What to See
 While You are in Town

What To Do
Where To Stay
What To See
Where To Eat

 Thank you for visiting Elberton, Georgia.  While you are in town, be sure to make plans to explore our city and view some of the extraordinary sights.

  Elberton has something to offer for every individual, whether you are a history buff touring the Georgia Guidestones, and outdoor lover camping at Lake Russell, or an enthusiastic shopper taking in the sales on the Elberton Square.

  Take a moment to scroll down and learn about the things that make Elberton unique.


    Elberton Granite Museum

Attracting more than 4,000 visitors annually, the Elberton Granite Museum and Exhibit features exciting historical exhibits, artifacts and educational displays.  Three tiers of self-guided exhibits allow visitors to see unique granite products as well as antique granite working tools used in the quarrying, sawing, polishing, cutting and sandblasting of granite cemetery.


The Georgia Guidestones

The Georgia Guidestones are a huge granite artifact located on a hilltop in Elbert County, Georgia, USA.  It is sometimes referred to as the "American Stonehenge". A message comprising ten guides is inscribed on the structure in eight modern languages, and a shorter message is inscribed at the top of the structure in four ancient scripts: Babylonian, Classical Greek, Sanskrit, and Egyptian Hieroglyphs.  The true identity of those who commissioned the construction of the stones are unknown, and the stones are said to possess astronomical significance.


Richard B. Russell State Park

Located on a 26,500-acre lake, Richard B. Russell State Park offers some of the state's finest fishing and boating.  The park's campground and fully equipped cottages are located on or near the water's edge for a relaxing getaway.  A nature trail follows the shoreline to one of the oldest steel pin bridges in the area, loops through the adjoining woods and returns to the beach.


  Dan Tucker's Grave

"Old Dan Tucker's Grave" is the burial site of Reverend Daniel Tucker who came to Elbert County to take up a land grant and became one of the country's most useful and best known citizens.  Rev. Tucker died April 7, 1818.  His grave site is located off Highway 72 east of Elberton.  Besides farming and carrying travelers across the river, Daniel Tucker was probably best known for his role as a Methodist minister who cared very deeply for the slave population.  He spent much of his time teaching them and praying with them.  The slaves adored him, writing verse after verse about him to show their appreciation for all that he did for them.  Their song about "Old Dan Tucker" has become a famous part of American folk music.  Daniel tucker died in 1818 and was buried near his home.  Today, his grave lies on a hill overlooking Lake Russell.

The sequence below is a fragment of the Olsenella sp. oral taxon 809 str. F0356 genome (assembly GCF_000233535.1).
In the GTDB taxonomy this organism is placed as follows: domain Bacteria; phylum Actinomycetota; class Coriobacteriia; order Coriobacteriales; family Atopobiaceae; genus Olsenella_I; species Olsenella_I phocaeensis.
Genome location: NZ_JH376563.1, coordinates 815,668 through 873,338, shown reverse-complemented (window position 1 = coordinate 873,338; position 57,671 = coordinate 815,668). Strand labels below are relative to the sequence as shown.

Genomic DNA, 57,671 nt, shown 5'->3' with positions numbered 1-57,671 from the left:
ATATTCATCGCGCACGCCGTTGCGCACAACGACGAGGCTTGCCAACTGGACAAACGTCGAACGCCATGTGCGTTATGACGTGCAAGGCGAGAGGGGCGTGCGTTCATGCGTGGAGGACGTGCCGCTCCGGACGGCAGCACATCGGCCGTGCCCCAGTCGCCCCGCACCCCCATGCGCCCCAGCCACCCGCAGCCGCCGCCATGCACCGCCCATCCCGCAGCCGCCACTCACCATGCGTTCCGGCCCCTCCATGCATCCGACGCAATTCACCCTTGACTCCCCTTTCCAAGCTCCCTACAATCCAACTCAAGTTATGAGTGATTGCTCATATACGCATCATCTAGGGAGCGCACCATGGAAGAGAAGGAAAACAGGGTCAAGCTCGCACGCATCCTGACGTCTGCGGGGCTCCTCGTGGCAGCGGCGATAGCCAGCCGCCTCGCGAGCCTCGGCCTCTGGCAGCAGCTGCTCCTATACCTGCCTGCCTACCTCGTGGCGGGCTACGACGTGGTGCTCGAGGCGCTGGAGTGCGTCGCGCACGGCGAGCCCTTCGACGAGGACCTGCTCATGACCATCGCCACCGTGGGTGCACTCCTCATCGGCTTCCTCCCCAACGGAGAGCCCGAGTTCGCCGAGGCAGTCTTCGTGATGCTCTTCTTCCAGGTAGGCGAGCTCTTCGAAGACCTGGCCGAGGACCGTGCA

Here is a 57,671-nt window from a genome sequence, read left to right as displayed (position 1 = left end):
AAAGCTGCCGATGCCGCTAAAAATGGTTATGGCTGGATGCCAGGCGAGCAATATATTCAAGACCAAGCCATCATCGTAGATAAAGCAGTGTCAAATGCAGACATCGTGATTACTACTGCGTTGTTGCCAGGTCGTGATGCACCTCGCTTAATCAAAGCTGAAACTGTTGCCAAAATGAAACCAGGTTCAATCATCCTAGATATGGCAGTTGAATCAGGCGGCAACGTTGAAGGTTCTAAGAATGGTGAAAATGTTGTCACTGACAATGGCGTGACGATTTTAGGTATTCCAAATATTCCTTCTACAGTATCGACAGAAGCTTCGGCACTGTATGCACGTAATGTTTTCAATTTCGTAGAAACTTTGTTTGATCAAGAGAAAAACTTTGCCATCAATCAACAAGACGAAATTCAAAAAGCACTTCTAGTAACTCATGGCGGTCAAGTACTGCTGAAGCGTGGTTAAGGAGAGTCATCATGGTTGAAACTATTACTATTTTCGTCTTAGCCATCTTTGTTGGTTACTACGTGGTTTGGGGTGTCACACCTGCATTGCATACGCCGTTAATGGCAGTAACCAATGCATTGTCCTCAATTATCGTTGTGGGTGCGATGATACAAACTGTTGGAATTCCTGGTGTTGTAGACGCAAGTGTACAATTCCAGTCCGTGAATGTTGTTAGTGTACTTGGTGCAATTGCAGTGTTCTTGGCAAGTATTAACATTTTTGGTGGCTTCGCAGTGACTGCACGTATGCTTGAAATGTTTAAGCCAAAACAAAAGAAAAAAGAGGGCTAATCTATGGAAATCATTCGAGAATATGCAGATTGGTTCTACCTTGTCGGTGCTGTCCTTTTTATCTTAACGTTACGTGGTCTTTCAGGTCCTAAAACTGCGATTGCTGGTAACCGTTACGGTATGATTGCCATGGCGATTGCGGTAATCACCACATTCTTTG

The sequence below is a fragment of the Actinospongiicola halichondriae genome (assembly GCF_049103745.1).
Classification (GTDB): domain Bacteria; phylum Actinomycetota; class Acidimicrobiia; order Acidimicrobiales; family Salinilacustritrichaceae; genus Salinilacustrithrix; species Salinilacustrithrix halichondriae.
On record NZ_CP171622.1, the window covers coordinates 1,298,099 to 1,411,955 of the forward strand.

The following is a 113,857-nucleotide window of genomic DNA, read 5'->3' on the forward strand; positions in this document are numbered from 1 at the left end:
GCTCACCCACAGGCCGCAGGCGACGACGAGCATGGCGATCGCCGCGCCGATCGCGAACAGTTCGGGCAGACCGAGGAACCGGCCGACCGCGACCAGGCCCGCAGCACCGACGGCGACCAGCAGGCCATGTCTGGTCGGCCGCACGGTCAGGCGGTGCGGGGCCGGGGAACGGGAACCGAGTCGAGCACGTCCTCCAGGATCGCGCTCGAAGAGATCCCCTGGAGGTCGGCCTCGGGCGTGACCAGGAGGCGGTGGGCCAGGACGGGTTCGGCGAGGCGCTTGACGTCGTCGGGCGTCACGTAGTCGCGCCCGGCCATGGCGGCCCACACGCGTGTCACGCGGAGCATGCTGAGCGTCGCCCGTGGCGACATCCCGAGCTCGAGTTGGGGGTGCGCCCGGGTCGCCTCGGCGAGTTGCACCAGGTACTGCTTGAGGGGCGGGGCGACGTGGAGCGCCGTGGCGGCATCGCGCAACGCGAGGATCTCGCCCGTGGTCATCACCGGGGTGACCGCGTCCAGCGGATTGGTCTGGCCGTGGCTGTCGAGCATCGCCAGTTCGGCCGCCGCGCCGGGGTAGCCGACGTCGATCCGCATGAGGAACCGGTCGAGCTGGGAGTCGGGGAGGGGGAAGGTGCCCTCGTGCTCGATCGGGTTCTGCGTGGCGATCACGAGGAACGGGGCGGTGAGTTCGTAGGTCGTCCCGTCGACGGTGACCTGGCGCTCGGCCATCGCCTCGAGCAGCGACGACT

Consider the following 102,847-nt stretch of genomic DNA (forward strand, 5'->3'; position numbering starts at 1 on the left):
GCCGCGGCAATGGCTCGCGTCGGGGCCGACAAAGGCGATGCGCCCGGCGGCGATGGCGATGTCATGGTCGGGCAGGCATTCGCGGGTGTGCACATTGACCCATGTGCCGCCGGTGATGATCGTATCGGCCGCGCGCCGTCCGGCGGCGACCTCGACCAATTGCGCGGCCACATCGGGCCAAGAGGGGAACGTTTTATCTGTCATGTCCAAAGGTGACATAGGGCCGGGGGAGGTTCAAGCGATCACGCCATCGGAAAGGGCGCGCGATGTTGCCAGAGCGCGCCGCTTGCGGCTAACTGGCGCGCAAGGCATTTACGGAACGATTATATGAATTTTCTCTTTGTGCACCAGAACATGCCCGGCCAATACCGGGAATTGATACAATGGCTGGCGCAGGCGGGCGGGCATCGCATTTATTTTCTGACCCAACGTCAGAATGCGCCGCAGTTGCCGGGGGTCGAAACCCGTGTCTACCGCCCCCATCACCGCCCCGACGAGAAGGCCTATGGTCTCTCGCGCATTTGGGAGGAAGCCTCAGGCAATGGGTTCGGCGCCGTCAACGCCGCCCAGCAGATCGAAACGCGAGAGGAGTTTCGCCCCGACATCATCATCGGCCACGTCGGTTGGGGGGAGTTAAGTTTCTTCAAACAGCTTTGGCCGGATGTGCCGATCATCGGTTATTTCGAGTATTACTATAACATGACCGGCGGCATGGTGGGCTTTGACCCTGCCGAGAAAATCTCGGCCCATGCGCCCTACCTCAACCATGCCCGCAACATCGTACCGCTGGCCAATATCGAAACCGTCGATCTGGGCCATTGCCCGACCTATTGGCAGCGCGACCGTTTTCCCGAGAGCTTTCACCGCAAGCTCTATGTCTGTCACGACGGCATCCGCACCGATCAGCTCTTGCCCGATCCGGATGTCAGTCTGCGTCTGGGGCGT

Nancy Hart's Cabin

Nancy Hart Log Cabin was the home site of Nancy Hart.  She was a staunch patriot, a deadly shot, a skilled doctor, and a good neighbor.  A spy for the Colonists, she is credited with capturing several British Tories.  The cabin is located off Highway 17, south of Elberton.  In 1932, the Elbert County Chapter of the Daughters of the American Revolution, recognizing the contribution of Nancy Hart, erected  replica of her cabin on the site of the original home place.  The stones from the fireplace and chimney of Benjamin and Nancy Hart's early home were used to recreate the cabin to its original state.




                                  The Granite Bowl

Elberton and Elbert County contains one of the most unique features in the state of Georgia and hundreds maybe thousands of football fans will attest to this fact.  Beginning in the summer of 1951, local contractors loaned bulldozers for the project.  The spring was covered and a drainage pipe funneled it under the portion leveled for the playing field.  Local granite companies donated various sizes of sawed pieces of granite for seating areas.  Sand for mortar was donated, fill-in dirt was donated and money was contributed.  In 1954, the Elberton Blue Devils prepared for the first game.  It had a field-level granite wall circling the field.  On the home side five rows of granite seats were complete between the 20-yard lines.  The visitors' side had only two rows, with a 40-foot dirt hill rising above it.  The Granite Bowl has been upgraded through the years.  The second major push to finish the stadium came in 1961 enlarging the seating capacity to 20,000.  Another interesting addition to the field is the scoreboard sign acquired from Sanford Stadium, home of the Georgia Bulldogs, in 1991.



  Bobby Brown State Park

Located where the old town of Petersburg once thrived during the 1790s, this park is named in memory of Lt. Robert T. Brown, U.S. Navy, who gave his life in World War II.  Petersburg was situated where the Broad and Savannah rivers flow into the Clarks Hill Reservoir, now an outstanding state recreational area.  When water levels are low, visitors can see some of the foundations of the old town and imagine large plantations once flourishing.  The park's strategic location on the largest man-made lake east of the Mississippi provides excellent fishing and water recreation.